Well, the battle goes on as promised, and Barak defeats Sisera’s army, just as God had said. But Sisera escapes during the battle and runs to a camp well outside the battlezone. He makes it to the tent camp of Heber the Kenite near Kedesh. This is good news because Heber would have been friendly to Sisera as there was peace between Jabin the king and the Kenites. Heber is not home, but his wife Jael is. She invites him into the tent. No one would expect to find him there as men were not allowed into tents of women, unless they were her husband. Sisera felt safe. After giving him some milk, she covered him with a blanket and he laid down. Exhausted by the battle, Sisera quickly falls asleep. Jael, being no stranger to setting up tents in the middle of the desert, picks up a stake and proceeds to drive it into Sisera’s temple, in essence, nailing him to the ground.

After this weird scene unfolds, we hear that Barak was pursuing Sisera and finally arrives on site. Jael welcomes him and lets him know that she has who he has been looking for. Come and see. God delivered on his promise, that the battle would be won, but Sisera would be defeated by a woman.

Courage, this is what Barak lacked. Courage, it’s what God wanted for him. Courage, it’s what Deborah and Jael both had in abundance. To be able to declare this promise from God, Deborah had great courage. To invite the commander of an army into your tent so calmly, and then to kill him with a strange weapon, Jael had incredible amounts of courage.

How much courage do you have? Are you like Barak, or maybe Deborah or Jael? What does Deborah and Jael have that Barak ain’t got? Courage. But I think they have something even more than just courage. Courage by itself can get you into a heap of trouble. You may have the courage to step into a burning building, but if you don’t have knowledge or wisdom about fire, you could be stepping into a grave situation. Blind courage can be a bad thing, but courage, coupled with wisdom and trust in our God, is a force to be reckoned with.

How many times do trust and courage go together? Throughout scripture, I would say almost always. Joshua 1:9; “Have I not commanded you? Be strong and courageous. Do not be frightened, and do not be dismayed, for the Lord your God is with you wherever you go.” Deborah gave a message to Barak, and he needed to trust it. He didn’t have full faith in what was being asked so the victory was credited to someone else.

What message are you hearing today, from a friend, a family member, a pastor, or maybe even a stranger, that you need to listen to and obey. The request is made, you just need to step outside of the boat. What victory is God proclaiming to you today.

Are You Talking to Me?

Strange Things Sermon SlideThis past Sunday, we began a worship series that focuses on some of the strange things we find in the bible. You see, sometimes it is good to look at these weird stories and reflect on what they might mean for us today. How is God speaking through these passages?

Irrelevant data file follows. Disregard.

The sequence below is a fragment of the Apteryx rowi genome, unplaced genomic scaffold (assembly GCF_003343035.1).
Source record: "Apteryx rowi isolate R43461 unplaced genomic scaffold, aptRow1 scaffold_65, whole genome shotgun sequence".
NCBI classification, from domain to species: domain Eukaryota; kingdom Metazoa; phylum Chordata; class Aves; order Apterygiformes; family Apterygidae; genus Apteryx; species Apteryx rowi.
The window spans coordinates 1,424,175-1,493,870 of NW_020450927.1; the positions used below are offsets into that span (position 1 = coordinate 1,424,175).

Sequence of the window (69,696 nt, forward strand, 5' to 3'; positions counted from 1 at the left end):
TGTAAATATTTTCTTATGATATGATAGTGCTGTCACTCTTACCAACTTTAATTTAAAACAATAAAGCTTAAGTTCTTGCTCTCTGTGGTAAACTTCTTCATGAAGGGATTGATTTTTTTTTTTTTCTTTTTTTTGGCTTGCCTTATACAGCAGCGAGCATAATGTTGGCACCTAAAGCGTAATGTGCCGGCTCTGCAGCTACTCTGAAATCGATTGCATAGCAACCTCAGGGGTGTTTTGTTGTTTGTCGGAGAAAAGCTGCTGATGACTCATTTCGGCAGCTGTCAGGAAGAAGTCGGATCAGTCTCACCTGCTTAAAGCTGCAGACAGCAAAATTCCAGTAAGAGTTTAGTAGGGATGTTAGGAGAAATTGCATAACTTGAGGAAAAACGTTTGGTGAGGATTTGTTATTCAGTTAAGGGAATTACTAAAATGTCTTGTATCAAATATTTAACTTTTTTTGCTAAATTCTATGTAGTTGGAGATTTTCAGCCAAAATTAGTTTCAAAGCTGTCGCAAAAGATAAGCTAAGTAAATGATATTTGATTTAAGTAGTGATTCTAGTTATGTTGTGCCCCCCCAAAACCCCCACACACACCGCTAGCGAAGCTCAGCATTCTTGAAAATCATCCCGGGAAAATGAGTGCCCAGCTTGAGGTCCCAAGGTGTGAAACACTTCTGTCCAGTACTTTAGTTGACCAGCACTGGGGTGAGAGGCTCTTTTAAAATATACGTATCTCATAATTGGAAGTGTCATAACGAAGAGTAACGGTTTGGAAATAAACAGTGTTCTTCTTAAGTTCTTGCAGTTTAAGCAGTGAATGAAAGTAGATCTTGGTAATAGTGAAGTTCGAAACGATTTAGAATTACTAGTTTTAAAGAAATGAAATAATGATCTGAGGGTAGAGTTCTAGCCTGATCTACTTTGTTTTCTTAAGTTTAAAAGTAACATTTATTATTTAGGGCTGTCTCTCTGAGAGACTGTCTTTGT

Our first story was that of a talking donkey. Now for those of you who know of Shrek, this isn’t too far-fetched, but then again, that was a cartoon movie. Our story today is about Balak who is the king of Moab and he feels threatened by the Israelites. He wants to beat them, but he knows that he can’t without someone’s help. So, he hires Balaam to curse Israel. He sends an entourage with gifts to entice Balaam to come and make this infamous curse, but there’s a problem. When the offer is made, Balaam says that he needs to sleep on it. During the night, God speaks in a dream, telling Balaam not to go with these men. In the morning, he gives them the news which was not well received back home.

Another entourage is sent out with better gifts, hoping that the money was the issue and this new offer will be enough to get him to come and curse these people. Again, Balaam says he needs to sleep on it. This time he is told that he can go, but he must stick to a certain script, God’s script. They all agree and off they go. Now I’m not sure what happened on the road. Maybe Balak’s people got to Balaam and convinced him to change his mind about listening to this God and following His plan, or maybe Balaam’s pride was beginning to get in the way. Either way, something changed during the journey and God noticed the change in Balaam’s attitude and intentions.

So, he sends a messenger to remind Balaam what he needs to do, or he would die before reaching his destination. But herein lies a problem. Balaam doesn’t see the messenger. It could have been his pride that got in the way, we’re not sure. But we do know that he didn’t see the messenger. How, because of this interesting story that follows.